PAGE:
We can see that this is a huge amount of fun, and we hope should any youngsters get their hands on it that there are not lurid tales of kids with playing card injuries. It’s not the first novelty projectile gun we’ve brought you, there have been numerous rubber band guns but our favourite is the automatic paper plane folder and launcher.

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US Navy Looking To Retire Futuristic Prototype Ships

From the Age of Sail through to the Second World War, naval combat was done primarily in close quarters and with cannons. Naturally the technology improved quite a bit in those intervening centuries, but the idea was more or less the same: the ship with the most guns and most armor was usually the one that emerged victorious. Over the years warships became larger and heavier, a trend that culminated in the 1940s with the massive Bismarck, Iowa, and Yamato class battleships.

But by the close of WWII, the nature of naval combat had begun to change. Airplanes and submarines, vastly improved over their WWI counterparts, presented threats from above and below. A few years later, the advent of practical long-range guided missiles meant that adversaries no longer had to be within visual range to launch their attack. Going into the Cold War it became clear that to remain relevant, warships of the future would need to be smaller, faster, and smarter.

The aft flight deck of a modular LCS

It was this line of thinking that lead the US Navy to embark on the Littoral Combat Ship (LCS) program in the early 2000s. These ships would be more nimble than older warships, able to quickly dash through shallow coastal waters where adversaries couldn’t follow. Their primary armament would consist of guided missiles, with fast firing small-caliber guns being relegated to defensive duty. But most importantly, the core goal of the LCS program was to produce a modular warship.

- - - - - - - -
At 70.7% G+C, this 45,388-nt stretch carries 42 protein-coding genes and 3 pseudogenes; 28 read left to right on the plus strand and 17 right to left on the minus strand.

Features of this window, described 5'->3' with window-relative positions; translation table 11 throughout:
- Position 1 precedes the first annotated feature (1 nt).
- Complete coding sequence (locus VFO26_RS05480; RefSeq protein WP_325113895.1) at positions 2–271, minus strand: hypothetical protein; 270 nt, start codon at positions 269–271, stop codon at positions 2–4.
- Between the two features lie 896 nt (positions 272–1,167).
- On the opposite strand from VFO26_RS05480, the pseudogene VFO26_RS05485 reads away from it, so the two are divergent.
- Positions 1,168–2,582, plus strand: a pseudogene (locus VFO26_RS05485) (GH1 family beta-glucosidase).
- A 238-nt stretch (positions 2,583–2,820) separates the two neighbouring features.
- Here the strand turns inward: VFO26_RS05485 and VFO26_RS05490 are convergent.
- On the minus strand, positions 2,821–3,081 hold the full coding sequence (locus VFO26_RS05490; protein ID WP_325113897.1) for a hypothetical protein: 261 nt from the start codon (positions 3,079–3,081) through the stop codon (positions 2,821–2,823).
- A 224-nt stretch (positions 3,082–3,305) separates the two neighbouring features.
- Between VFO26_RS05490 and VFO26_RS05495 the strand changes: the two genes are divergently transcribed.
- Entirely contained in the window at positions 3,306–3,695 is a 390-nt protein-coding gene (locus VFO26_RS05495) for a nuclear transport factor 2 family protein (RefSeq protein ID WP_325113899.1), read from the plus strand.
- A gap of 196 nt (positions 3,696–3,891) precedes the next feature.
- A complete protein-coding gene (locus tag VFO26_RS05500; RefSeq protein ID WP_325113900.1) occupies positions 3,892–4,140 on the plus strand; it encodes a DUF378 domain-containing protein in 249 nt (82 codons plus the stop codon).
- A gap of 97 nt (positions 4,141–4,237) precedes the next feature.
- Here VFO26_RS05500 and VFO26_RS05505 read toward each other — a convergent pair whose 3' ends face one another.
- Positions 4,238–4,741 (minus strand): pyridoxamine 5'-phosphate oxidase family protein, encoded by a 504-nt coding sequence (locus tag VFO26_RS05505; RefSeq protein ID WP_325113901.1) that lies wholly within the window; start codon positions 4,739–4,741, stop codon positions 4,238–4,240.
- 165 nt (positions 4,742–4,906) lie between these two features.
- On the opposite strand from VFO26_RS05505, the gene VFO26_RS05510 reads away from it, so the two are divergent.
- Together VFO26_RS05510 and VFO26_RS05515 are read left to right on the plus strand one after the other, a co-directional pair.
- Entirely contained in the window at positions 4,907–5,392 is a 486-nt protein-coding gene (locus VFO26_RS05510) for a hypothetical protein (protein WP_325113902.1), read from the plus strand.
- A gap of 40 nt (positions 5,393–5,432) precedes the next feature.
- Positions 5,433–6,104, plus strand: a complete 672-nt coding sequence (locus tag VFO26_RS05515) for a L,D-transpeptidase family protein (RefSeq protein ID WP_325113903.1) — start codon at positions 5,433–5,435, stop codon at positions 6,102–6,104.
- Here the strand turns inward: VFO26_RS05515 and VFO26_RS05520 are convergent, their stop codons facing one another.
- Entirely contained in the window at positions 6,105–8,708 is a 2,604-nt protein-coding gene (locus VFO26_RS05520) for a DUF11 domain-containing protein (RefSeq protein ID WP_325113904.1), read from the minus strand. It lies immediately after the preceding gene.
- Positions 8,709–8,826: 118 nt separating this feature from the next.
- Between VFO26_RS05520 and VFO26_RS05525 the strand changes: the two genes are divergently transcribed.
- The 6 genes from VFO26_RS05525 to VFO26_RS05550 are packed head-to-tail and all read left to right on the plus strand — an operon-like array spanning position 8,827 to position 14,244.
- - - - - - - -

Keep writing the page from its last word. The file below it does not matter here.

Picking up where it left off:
Rather than being built for a single task, the LCS would be able to perform multiple roles thanks to so-called “mission modules” which could be quickly swapped out as needed. Instead of having to return to home port for a lengthy refit, an LCS could be reconfigured for various tasks at a commercial port closer to the combat area in a matter of hours.

A fleet of ships that could be switched between combat roles based on demand promised to make for a more dynamic Navy. If the changing geopolitical climate meant they needed more electronic reconnaissance vessels and fewer minesweepers, the Navy wouldn’t have to wait the better part of a decade to reshuffle their assets; the changeover could happen in a matter of weeks.

Unfortunately, the Littoral Combat Ships have been plagued with technical problems. Citing the expensive refits that would be required to keep them operational, the Navy is now looking at retiring the first four ships in the fleet, the newest of which is just six years old.

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Stinger: The Hacked Machine Gun Of Iwo Jima

During the Second World War, the United States was pumping out weapons, aircraft, and tanks at an absolutely astonishing rate. The production of military vehicles and equipment was industrialized like never before, and with luck, never will be again. But even still, soldiers overseas would occasionally find themselves in unique situations that required hardware that the factories back at home couldn’t provide them with.